Photo by Jamie Anton (BlueManual6wagon).

For three years now, I’ve been buying junkyard-quality Jeeps, fixing them, and embarking on long trips to the off-road mecca that is Moab, Utah. Last year, my project was a rusty $800 Jeep Grand Wagoneer. The year before, it was a dilapidated Willys CJ-2A farm Jeep. And the first year I took a highly perforated $600 Jeep Cherokee. Now it’s time to introduce this year’s project: a $500 right-hand drive 1976 Jeep DJ-5D postal carrier.

Young folks may not know this, but before the now-ubiquitous Grumman LLV took over the duty of bringing Americans mail, the United States Postal Service used Jeeps. In the 1940s and 1950s, it was flat-fender CJs and Willys Wagons that dropped off parcels to rural homes, but by the mid ’60s, the Jeep DJ-5 “Dispatcher” took over pretty much all mail routes. Between then and the mid 1980s, the DJ-5 came in a number of submodels with different engines and drivetrains, including an all-electric setup. The DJ was a fascinating machine (just look at the vehicle’s spec sheet):

Photo by AM General via John Lloyd (Flickr)

I’ve been dreaming about owning a DJ for quite some time now, so it’s no surprise that in early August, while ogling over a beautiful Willys Forward Control during my hourly Craigslist Jeep search, something caught my eye. In the listing’s text, the Indianapolis-based seller mentioned that he also had some postal Jeeps for sale. I shot him an email.

He responded within a couple of hours with his phone number, which I called immediately. After he told me he only wanted $500 for one that allegedly ran and had a decent frame, he sent me the two jankiest photos anyone actually trying to sell something has ever sent:

Photo by Mark

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Naturally, I needed more intel, so I arranged for my college buddy, who lives in Indy, to take a look at the boxy little letter carrier. Since I nursed him through his first few years of engineering courses, my friend’s become a bit of a genius, and is now a hot-shot jet engine developer. So I knew I could count on him for an accurate assessment.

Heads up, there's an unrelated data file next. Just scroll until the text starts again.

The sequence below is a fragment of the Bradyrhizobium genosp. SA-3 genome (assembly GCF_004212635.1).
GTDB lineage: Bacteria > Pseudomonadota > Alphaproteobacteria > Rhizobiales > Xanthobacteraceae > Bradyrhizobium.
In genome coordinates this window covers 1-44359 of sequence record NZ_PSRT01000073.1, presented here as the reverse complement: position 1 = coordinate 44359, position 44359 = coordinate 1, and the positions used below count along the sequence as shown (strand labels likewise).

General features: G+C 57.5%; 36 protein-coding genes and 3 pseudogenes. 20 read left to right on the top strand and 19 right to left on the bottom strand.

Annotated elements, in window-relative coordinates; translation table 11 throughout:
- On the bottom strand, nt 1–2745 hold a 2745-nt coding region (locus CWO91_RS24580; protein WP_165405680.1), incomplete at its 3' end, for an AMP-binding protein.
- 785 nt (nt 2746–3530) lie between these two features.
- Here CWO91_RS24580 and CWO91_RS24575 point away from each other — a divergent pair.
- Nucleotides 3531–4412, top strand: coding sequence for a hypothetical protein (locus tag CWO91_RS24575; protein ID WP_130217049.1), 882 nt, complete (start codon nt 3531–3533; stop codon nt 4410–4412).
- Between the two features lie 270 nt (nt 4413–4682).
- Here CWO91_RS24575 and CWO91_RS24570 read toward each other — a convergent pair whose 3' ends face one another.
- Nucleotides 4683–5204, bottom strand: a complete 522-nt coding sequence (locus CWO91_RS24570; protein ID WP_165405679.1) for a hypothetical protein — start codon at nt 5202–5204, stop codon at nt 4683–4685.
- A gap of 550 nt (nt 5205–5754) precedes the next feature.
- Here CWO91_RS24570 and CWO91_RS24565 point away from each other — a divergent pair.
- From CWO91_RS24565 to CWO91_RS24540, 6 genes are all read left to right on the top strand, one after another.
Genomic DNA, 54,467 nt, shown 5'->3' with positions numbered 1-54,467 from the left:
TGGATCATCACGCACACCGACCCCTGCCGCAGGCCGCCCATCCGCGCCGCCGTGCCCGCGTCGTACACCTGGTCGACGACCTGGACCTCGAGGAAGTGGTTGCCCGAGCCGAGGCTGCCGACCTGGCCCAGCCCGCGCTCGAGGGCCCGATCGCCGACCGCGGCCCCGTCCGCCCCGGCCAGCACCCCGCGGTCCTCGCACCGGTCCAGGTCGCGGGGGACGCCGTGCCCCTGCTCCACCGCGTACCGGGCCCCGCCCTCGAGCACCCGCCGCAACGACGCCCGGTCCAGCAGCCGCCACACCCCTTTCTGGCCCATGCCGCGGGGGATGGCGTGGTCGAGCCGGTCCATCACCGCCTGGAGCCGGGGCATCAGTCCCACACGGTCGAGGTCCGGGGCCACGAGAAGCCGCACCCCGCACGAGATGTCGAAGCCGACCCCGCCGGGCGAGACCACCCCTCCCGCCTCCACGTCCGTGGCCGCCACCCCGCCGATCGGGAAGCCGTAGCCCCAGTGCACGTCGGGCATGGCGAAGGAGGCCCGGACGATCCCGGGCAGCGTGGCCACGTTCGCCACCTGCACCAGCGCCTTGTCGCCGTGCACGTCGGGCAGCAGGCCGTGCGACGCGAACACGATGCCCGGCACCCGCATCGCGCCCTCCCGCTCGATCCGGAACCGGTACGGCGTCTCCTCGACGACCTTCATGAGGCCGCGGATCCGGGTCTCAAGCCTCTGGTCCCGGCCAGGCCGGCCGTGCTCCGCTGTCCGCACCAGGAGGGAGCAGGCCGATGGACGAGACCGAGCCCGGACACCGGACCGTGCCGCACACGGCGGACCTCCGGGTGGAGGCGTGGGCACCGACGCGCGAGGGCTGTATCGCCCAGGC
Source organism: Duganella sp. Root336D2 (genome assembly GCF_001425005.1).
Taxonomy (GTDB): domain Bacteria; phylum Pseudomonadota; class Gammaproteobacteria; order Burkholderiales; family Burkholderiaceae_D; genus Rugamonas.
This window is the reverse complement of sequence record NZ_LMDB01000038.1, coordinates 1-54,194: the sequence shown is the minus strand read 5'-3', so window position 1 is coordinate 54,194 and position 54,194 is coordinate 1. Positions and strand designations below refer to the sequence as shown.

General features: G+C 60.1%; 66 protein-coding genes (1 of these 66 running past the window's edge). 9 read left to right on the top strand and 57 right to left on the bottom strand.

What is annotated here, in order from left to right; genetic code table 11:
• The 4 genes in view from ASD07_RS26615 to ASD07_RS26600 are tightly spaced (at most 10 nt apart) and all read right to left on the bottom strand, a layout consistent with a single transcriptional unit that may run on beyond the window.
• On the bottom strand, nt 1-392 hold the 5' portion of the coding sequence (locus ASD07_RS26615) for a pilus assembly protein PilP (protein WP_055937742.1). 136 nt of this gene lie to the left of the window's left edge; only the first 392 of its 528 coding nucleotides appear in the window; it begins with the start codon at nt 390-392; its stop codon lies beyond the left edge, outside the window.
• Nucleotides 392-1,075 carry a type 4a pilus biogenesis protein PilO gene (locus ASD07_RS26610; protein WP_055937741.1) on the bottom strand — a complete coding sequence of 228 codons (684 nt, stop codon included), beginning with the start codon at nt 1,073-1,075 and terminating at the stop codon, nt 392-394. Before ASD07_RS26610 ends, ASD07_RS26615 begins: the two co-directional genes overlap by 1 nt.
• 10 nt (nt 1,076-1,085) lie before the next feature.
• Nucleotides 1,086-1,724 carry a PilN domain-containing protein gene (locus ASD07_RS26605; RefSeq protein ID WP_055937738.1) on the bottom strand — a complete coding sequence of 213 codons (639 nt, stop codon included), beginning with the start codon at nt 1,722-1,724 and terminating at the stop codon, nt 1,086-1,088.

Photo by Adrian Sitler

His photos weren’t all that much better than those the seller had sent me. Sure, they weren’t blurry, but apparently the car was jammed pretty tightly into a garage, so getting a wide-angle view photo wasn’t possible. Still, everything looked like it was mostly there.

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Photo by Adrian Sitler

My friend’s assessment was fairly positive. He said the frame looked fine from what he could see, the 232 inline-six (the predecessor to the 258 inline-six, which preceded the legendary 4.0-liter) engine was intact, and the body wasn’t all that bad, sans some rust on the floors and the obvious door rust. Here’s a look at the floor photo he sent me:

Photo by Adrian Sitler

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There were also a couple of other little issues he spotted, like a leaky diff and disconnected shocks, but overall, it seemed okay, so I sent him a $500 Venmo payment and arranged with him to buy the Jeep for me. A few days later, I rented a U-Haul trailer, begged Fiat Chrysler for a Ram 2500, and headed down to Indianapolis with my Willys CJ-2A, which I planned to drive in the parade at the Toledo Jeep Fest.